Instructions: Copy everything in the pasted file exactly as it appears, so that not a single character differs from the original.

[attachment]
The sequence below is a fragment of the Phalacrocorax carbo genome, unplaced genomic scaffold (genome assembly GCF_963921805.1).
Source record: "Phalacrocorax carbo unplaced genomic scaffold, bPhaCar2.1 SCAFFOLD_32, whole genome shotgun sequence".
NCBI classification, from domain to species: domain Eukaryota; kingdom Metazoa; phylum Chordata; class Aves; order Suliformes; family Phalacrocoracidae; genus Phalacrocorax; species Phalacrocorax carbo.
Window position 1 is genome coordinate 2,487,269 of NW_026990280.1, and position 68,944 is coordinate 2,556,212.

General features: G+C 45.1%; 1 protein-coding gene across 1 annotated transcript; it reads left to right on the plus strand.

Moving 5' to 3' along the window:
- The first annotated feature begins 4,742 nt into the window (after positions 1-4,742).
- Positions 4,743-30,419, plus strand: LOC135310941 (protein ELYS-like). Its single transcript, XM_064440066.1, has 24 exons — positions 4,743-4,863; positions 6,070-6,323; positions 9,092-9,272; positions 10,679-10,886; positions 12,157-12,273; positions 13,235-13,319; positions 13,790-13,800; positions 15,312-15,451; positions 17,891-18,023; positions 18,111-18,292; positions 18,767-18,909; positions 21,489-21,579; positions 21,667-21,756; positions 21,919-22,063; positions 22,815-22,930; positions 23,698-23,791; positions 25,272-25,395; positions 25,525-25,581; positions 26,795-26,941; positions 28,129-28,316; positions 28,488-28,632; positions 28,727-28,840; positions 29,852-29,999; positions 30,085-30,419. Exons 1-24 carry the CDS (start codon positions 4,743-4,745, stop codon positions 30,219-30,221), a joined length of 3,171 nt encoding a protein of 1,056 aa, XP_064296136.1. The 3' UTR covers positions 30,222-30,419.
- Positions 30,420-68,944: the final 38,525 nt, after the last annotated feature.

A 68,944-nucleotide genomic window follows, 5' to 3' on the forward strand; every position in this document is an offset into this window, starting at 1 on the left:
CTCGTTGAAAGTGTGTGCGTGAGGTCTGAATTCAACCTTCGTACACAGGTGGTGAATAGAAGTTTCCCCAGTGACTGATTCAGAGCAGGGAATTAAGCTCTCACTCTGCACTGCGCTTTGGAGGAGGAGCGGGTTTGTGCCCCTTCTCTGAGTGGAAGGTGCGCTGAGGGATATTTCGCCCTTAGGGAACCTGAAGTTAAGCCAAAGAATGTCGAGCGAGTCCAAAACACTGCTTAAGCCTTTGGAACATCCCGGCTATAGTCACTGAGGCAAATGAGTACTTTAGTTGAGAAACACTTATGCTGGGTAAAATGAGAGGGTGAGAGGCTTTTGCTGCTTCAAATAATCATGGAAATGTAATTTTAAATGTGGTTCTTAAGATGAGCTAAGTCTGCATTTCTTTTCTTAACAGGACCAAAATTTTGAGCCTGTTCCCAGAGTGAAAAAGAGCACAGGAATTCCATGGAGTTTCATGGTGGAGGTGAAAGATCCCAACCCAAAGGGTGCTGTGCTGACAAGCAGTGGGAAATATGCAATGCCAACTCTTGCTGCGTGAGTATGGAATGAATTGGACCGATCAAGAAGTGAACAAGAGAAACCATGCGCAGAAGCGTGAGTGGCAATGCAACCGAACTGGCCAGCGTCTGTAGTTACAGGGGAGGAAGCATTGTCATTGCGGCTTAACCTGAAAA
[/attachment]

The sequence below is a fragment of the Phalacrocorax carbo genome, unplaced genomic scaffold (genome assembly GCF_963921805.1).
Source record: "Phalacrocorax carbo unplaced genomic scaffold, bPhaCar2.1 SCAFFOLD_32, whole genome shotgun sequence".
NCBI classification, from domain to species: domain Eukaryota; kingdom Metazoa; phylum Chordata; class Aves; order Suliformes; family Phalacrocoracidae; genus Phalacrocorax; species Phalacrocorax carbo.
Window position 1 is genome coordinate 2,487,269 of NW_026990280.1, and position 68,944 is coordinate 2,556,212.

General features: G+C 45.1%; 1 protein-coding gene across 1 annotated transcript; it reads left to right on the plus strand.

Moving 5' to 3' along the window:
- The first annotated feature begins 4,742 nt into the window (after positions 1-4,742).
- Positions 4,743-30,419, plus strand: LOC135310941 (protein ELYS-like). Its single transcript, XM_064440066.1, has 24 exons — positions 4,743-4,863; positions 6,070-6,323; positions 9,092-9,272; positions 10,679-10,886; positions 12,157-12,273; positions 13,235-13,319; positions 13,790-13,800; positions 15,312-15,451; positions 17,891-18,023; positions 18,111-18,292; positions 18,767-18,909; positions 21,489-21,579; positions 21,667-21,756; positions 21,919-22,063; positions 22,815-22,930; positions 23,698-23,791; positions 25,272-25,395; positions 25,525-25,581; positions 26,795-26,941; positions 28,129-28,316; positions 28,488-28,632; positions 28,727-28,840; positions 29,852-29,999; positions 30,085-30,419. Exons 1-24 carry the CDS (start codon positions 4,743-4,745, stop codon positions 30,219-30,221), a joined length of 3,171 nt encoding a protein of 1,056 aa, XP_064296136.1. The 3' UTR covers positions 30,222-30,419.
- Positions 30,420-68,944: the final 38,525 nt, after the last annotated feature.

A 68,944-nucleotide genomic window follows, 5' to 3' on the forward strand; every position in this document is an offset into this window, starting at 1 on the left:
CTCGTTGAAAGTGTGTGCGTGAGGTCTGAATTCAACCTTCGTACACAGGTGGTGAATAGAAGTTTCCCCAGTGACTGATTCAGAGCAGGGAATTAAGCTCTCACTCTGCACTGCGCTTTGGAGGAGGAGCGGGTTTGTGCCCCTTCTCTGAGTGGAAGGTGCGCTGAGGGATATTTCGCCCTTAGGGAACCTGAAGTTAAGCCAAAGAATGTCGAGCGAGTCCAAAACACTGCTTAAGCCTTTGGAACATCCCGGCTATAGTCACTGAGGCAAATGAGTACTTTAGTTGAGAAACACTTATGCTGGGTAAAATGAGAGGGTGAGAGGCTTTTGCTGCTTCAAATAATCATGGAAATGTAATTTTAAATGTGGTTCTTAAGATGAGCTAAGTCTGCATTTCTTTTCTTAACAGGACCAAAATTTTGAGCCTGTTCCCAGAGTGAAAAAGAGCACAGGAATTCCATGGAGTTTCATGGTGGAGGTGAAAGATCCCAACCCAAAGGGTGCTGTGCTGACAAGCAGTGGGAAATATGCAATGCCAACTCTTGCTGCGTGAGTATGGAATGAATTGGACCGATCAAGAAGTGAACAAGAGAAACCATGCGCAGAAGCGTGAGTGGCAATGCAACCGAACTGGCCAGCGTCTGTAGTTACAGGGGAGGAAGCATTGTCATTGCGGCTTAACCTGAAAA